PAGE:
On Friday, October 8, the Institute for Legal Studies of the University of Wisconsin Law School presents "Owning Hazard in the Modern American Workplace", an experimental play by Barbara Young
Welke, Professor of History and Law at the University of Minnesota. The play will be at the Chazen Museum Auditorium, L140, from 3:30-4:45 p.m. located at 800 University Avenue in Madison.
About the play:
Although it was common enough prior to the 1940s to read in the newspaper about someone – most often a child or a woman – who was seriously injured or burned to death when their clothing caught fire, “flammable fabrics” first became a public issue in the United States with the cowboy suit tragedy in the 1940s and early 1950s. Between 1942 and 1953, an untold number of children across the United States were severely burned when the Gene Autry cowboy suits they were wearing caught fire turning them into “human torches.” A number of children died, others were left with grotesque scars and crippled for life. Between 1945 and 1953, at least one hundred families brought lawsuits against those involved in the manufacture and sale of the cowboy suits and their component parts. Only one of these cases -- McCormack v. M. A. Henry Co., Inc. -- brought in state court in New York, was tried. When the court reached a verdict against the defendants, they scrambled to settle other cases as quietly as possible and worked to limit publicity relating to the accidents and settlements. In 1953, in large measure because of the cowboy suit tragedy, Congress passed the Flammable Fabrics Act, followed in 1967 by a substantial broadening of the act and in 1972, by a second set of amendments applying specifically to children’s sleepwear. The combination of private lawsuits and legislation reshaped significant segments of the clothing industry; it did not though bring an end to the production and sale of flammable fabrics.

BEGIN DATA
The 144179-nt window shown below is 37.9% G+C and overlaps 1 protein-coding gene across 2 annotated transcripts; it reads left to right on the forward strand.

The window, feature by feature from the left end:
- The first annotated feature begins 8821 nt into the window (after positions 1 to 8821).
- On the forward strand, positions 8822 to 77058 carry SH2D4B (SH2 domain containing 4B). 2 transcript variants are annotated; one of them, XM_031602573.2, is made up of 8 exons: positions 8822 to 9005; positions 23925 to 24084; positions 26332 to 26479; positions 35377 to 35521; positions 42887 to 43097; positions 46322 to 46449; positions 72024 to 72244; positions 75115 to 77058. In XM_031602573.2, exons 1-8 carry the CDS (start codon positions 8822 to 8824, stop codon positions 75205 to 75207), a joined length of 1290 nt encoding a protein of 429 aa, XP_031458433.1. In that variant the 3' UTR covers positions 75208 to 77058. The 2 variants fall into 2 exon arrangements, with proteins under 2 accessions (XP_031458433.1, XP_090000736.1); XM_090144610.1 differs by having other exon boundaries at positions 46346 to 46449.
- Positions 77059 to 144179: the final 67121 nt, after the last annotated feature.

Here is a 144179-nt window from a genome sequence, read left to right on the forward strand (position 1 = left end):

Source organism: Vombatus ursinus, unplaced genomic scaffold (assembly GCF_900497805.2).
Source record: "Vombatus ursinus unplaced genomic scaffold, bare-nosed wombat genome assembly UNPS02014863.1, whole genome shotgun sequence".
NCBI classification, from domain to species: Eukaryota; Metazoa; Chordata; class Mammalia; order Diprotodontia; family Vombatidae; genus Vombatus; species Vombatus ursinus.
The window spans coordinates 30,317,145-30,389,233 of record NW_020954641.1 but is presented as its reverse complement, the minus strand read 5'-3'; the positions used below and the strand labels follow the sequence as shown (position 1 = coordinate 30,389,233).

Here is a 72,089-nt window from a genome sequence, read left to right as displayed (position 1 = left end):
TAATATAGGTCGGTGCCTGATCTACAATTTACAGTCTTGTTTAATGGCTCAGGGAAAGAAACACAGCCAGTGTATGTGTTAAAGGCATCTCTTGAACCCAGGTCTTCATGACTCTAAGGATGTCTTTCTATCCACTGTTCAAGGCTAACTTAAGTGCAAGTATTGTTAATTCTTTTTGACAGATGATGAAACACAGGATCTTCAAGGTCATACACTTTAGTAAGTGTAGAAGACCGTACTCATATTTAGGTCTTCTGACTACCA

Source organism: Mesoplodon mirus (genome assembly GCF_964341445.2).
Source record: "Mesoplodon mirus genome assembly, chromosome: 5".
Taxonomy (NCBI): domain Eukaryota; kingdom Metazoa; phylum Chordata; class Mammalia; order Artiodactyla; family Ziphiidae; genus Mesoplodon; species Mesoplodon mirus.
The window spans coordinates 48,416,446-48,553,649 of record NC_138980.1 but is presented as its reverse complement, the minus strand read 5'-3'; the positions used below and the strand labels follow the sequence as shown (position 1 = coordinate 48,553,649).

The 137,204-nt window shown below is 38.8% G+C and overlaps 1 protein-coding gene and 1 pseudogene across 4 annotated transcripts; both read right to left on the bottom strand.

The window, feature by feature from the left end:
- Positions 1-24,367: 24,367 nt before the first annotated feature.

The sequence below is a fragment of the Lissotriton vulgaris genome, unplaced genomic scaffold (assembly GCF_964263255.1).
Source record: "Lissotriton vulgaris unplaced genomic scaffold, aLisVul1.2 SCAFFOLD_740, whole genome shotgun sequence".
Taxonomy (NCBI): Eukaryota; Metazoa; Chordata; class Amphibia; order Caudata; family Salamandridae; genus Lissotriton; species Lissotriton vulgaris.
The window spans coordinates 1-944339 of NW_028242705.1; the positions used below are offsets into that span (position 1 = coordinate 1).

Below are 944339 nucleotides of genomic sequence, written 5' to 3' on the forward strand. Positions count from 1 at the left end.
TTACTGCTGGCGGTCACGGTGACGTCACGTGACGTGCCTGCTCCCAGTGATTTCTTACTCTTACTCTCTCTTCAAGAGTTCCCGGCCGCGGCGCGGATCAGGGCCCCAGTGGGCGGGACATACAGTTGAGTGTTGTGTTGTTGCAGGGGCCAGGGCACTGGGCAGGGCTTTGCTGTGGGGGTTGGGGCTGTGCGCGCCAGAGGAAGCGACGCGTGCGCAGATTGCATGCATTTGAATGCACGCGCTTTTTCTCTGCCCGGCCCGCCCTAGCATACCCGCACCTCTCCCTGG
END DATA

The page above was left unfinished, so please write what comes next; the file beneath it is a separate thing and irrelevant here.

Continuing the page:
About the author:
Barbara Young Welke is Professor of History and Law at the University of Minnesota. She is the author of Recasting American Liberty: Gender, Race, Law and the Railroad Revolution, 1865-1920 (Cambridge University Press 2001) which was awarded the AHA’s Littleton-Griswold Prize, and Law and the Borders of Belonging in the Long Nineteenth Century United States, the inaugural book in the New Histories of American Law series edited by Michael Grossberg and Christopher Tomlins (Cambridge University Press 2010). She is currently working on a play and two book projects related to the history of product liability in the United States. In 2007 and 2009, she chaired the Hurst Summer Institute in Legal History at the University of Wisconsin, Madison. She will be chairing the Hurst Summer Institute for a final time in June 2011.
"My goal is to deliberately disrupt narrative, to provoke questions not simply about “what happened?” but about the larger questions that the example here of flammable fabrics raises about owning hazard. I am a historian, not a playwright, so this venture is decidedly experimental. The format is intended to take apart evidence that in the scholarly endeavor becomes reduced to a seamless narrative or marshaled in support of a particular argument, to restore to the reader/viewer a role in the interpretive process, to entertain divergent readings. Finally, I wanted to consider how one might combine the visual and performative in legal history."
Submitted by Ruth Robarts, Assistant Dean for Student & Academic Affairs on October 5, 2010
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